UWinnipeg chemist Dr. Chris Wiebe and physicist Dr. Blair Jamieson received Research Manitoba 2020 CFI Innovation Fund Matching Program grants, supporting Manitoba’s vital contribution to innovative, multi-institutional world-class research.
“The capital investment in scientific research tools at UWinnipeg enabled by the Research Manitoba contribution creates well-equipped research groups who develop technologies that enable Manitoba contributions to future advancements in science, medicine and industry,” said Vice-President, Research and Innovation, Dr. Jino Distasio.
Building a Future for Canadian Neutron Scattering
Dr. Christopher Wiebe received a $300,000 Research Manitoba 2020 CFI Innovation Fund Matching Program grant for his project, Building a Future for Canadian Neutron Scattering.
This large, multi-institutional $47 million project brings together experts from across Canada to renew access to neutron scattering beamlines.
Wiebe is thankful to receive provincial support for this multi-institutional, national project.
“As a co-principal investigator on the grant, The University of Winnipeg is now a key player in the Canadian Neutron Scattering community,” said Wiebe. “It is very important for COVID research; developing new batteries, discovering when pipelines fail, and designing technologies of the future.”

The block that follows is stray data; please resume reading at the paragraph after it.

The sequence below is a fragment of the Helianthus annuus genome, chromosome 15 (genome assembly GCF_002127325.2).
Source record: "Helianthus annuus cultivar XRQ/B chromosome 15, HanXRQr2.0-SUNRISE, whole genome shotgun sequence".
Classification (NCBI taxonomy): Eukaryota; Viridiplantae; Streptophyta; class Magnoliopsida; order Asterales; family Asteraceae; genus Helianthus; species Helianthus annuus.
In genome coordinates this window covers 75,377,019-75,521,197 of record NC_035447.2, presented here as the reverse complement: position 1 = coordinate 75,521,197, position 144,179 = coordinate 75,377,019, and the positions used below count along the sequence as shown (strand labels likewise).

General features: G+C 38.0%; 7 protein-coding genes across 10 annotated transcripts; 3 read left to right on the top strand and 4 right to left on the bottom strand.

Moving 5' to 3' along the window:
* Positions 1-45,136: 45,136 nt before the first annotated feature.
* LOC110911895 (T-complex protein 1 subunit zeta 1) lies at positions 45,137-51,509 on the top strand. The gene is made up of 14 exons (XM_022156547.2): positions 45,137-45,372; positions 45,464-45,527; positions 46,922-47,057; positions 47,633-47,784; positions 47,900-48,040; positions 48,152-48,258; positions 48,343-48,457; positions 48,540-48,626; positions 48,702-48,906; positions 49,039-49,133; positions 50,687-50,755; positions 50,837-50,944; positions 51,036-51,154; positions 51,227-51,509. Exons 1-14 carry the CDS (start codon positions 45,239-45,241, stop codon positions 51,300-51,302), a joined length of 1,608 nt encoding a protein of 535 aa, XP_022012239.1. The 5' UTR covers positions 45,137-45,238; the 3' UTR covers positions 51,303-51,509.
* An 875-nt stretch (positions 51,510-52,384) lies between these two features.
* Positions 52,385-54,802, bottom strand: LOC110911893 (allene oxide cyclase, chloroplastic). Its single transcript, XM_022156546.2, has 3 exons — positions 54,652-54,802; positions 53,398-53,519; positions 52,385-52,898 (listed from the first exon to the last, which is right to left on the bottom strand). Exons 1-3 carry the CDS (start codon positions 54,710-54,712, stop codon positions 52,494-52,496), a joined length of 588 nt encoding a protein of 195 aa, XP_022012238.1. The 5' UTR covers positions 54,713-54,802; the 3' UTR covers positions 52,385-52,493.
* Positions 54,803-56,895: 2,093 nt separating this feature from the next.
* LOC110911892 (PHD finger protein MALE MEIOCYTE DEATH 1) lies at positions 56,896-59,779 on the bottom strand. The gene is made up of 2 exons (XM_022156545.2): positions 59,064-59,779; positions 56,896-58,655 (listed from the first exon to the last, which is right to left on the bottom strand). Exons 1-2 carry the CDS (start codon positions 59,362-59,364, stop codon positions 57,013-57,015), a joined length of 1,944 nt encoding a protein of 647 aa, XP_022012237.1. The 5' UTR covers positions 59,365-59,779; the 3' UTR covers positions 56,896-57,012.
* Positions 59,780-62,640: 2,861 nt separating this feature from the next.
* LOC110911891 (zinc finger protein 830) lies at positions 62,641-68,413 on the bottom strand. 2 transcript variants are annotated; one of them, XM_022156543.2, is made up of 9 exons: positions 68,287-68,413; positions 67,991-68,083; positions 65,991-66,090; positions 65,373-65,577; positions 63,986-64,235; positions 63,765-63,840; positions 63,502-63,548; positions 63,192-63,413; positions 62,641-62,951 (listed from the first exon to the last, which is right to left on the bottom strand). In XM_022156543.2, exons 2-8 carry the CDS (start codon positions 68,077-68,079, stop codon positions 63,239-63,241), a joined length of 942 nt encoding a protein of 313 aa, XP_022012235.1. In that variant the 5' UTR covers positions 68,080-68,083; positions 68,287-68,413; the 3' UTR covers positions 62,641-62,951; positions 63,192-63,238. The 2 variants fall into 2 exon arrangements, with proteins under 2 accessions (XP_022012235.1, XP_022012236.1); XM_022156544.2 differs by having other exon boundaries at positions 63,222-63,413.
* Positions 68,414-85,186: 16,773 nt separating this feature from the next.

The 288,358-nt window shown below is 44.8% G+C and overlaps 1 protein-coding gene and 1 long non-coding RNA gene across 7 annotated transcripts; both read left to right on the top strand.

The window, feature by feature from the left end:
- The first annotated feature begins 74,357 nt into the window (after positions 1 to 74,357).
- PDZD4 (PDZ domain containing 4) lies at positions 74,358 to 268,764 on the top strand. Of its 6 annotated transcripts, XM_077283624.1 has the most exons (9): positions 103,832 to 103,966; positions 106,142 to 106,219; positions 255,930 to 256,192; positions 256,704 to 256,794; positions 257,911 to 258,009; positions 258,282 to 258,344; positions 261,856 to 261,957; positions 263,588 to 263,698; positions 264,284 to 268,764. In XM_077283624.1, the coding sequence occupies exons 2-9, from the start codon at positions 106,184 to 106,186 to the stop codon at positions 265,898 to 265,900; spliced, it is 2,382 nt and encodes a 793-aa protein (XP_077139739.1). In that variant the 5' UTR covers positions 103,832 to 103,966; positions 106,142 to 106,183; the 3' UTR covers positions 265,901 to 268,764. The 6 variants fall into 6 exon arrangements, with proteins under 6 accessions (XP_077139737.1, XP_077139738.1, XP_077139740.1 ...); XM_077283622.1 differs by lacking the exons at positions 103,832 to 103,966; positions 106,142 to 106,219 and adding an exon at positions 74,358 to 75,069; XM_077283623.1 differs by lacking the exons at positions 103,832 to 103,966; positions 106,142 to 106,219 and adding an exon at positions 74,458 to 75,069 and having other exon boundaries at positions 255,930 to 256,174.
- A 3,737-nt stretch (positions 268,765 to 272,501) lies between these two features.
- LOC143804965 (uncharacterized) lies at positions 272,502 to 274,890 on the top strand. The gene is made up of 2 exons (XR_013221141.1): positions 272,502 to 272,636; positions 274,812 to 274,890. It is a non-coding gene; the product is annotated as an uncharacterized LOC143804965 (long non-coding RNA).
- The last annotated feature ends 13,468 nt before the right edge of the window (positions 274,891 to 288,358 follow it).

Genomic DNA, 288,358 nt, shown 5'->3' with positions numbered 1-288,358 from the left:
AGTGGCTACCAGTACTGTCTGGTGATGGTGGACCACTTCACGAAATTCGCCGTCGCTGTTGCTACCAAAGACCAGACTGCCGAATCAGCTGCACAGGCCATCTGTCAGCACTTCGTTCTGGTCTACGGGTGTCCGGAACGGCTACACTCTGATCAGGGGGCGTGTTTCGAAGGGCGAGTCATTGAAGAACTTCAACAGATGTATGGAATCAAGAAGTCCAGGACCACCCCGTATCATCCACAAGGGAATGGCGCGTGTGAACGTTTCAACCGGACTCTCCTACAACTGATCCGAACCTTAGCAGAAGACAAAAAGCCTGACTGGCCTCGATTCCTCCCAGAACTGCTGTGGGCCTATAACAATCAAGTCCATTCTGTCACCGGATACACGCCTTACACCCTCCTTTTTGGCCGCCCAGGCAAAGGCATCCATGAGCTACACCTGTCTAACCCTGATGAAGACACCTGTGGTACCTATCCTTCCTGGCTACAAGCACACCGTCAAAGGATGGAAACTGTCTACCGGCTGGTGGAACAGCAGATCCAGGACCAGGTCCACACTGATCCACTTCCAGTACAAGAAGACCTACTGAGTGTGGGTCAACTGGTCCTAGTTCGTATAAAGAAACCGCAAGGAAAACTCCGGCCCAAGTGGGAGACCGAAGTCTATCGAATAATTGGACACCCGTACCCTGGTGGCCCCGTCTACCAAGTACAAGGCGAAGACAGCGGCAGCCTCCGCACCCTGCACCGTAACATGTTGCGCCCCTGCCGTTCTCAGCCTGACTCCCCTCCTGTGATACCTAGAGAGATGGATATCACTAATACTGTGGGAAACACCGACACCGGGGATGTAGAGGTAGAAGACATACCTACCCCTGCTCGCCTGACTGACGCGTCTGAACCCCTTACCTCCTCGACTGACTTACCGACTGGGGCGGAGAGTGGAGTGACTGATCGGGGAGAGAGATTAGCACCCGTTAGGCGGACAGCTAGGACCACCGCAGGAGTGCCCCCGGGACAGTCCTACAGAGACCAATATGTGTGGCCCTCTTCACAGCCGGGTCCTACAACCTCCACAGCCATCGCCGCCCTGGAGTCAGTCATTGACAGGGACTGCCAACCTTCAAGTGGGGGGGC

Wiebe has been involved with the Canadian Institute for Neutron Scattering (CINS) for the past ten years, and was president of the organization when this project first came into being.
“It is very gratifying to see this project get funding,” he said. “After the closure of the Chalk River reactor, scientists such as myself had a hard time getting access to neutron beams to try to understand the structure of materials,” he explained.
Intermediate Detector for the Hyper-Kamiokande Neutrino Oscillation Experiment
Dr. Blair Jamieson received a $174,500 Research Manitoba 2020 CFI Innovation Fund Matching Program grant for his project, Intermediate Detector for the Hyper-Kamiokande Neutrino Oscillation Experiment. This adds to the major funding announcement that took place in early March.
The opportunity for Manitoba scientists to take a leading role in Hyper-K, this CFI project will play an important part in maintaining Manitoba leadership in fundamental science. This benefits Manitobans and researchers across Canada.
“The UWinnipeg facility will allow local researchers to contribute to large international detectors like the IWCD in a meaningful way,” said Jamieson. “This will put Manitoba on the map as a place with world-class particle physics researchers. I’m excited that the Winnipeg neutrino physics group and the students working in my group will be able to have such a large impact on this international project.”
This Research Manitoba funding is supported by an annual grant from the Manitoba Department of Economic Development and Jobs.